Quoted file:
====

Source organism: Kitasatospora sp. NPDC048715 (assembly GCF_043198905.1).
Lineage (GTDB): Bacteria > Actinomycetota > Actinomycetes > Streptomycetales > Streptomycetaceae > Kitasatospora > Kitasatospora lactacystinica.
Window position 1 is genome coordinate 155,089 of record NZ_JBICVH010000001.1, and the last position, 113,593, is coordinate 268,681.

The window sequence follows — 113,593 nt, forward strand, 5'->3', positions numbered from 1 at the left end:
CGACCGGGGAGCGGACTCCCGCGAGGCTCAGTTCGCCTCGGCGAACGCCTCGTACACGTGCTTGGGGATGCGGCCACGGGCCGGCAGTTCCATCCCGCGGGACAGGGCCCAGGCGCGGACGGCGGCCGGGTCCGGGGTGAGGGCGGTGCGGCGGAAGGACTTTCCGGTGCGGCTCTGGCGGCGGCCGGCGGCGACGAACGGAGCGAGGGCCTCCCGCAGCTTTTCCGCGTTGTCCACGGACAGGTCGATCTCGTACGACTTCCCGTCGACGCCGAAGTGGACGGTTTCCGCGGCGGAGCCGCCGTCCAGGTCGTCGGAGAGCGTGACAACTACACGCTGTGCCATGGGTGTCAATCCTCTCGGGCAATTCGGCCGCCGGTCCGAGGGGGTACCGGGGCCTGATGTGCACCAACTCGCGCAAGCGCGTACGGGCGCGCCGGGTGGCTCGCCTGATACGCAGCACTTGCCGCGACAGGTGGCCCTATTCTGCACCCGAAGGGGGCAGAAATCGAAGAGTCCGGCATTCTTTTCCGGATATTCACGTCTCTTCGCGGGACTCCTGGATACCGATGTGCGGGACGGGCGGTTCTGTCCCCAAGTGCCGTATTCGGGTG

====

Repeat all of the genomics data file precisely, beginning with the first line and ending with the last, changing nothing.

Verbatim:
Source organism: Kitasatospora sp. NPDC048715 (assembly GCF_043198905.1).
Lineage (GTDB): Bacteria > Actinomycetota > Actinomycetes > Streptomycetales > Streptomycetaceae > Kitasatospora > Kitasatospora lactacystinica.
Window position 1 is genome coordinate 155,089 of record NZ_JBICVH010000001.1, and the last position, 113,593, is coordinate 268,681.

The window sequence follows — 113,593 nt, forward strand, 5'->3', positions numbered from 1 at the left end:
CGACCGGGGAGCGGACTCCCGCGAGGCTCAGTTCGCCTCGGCGAACGCCTCGTACACGTGCTTGGGGATGCGGCCACGGGCCGGCAGTTCCATCCCGCGGGACAGGGCCCAGGCGCGGACGGCGGCCGGGTCCGGGGTGAGGGCGGTGCGGCGGAAGGACTTTCCGGTGCGGCTCTGGCGGCGGCCGGCGGCGACGAACGGAGCGAGGGCCTCCCGCAGCTTTTCCGCGTTGTCCACGGACAGGTCGATCTCGTACGACTTCCCGTCGACGCCGAAGTGGACGGTTTCCGCGGCGGAGCCGCCGTCCAGGTCGTCGGAGAGCGTGACAACTACACGCTGTGCCATGGGTGTCAATCCTCTCGGGCAATTCGGCCGCCGGTCCGAGGGGGTACCGGGGCCTGATGTGCACCAACTCGCGCAAGCGCGTACGGGCGCGCCGGGTGGCTCGCCTGATACGCAGCACTTGCCGCGACAGGTGGCCCTATTCTGCACCCGAAGGGGGCAGAAATCGAAGAGTCCGGCATTCTTTTCCGGATATTCACGTCTCTTCGCGGGACTCCTGGATACCGATGTGCGGGACGGGCGGTTCTGTCCCCAAGTGCCGTATTCGGGTG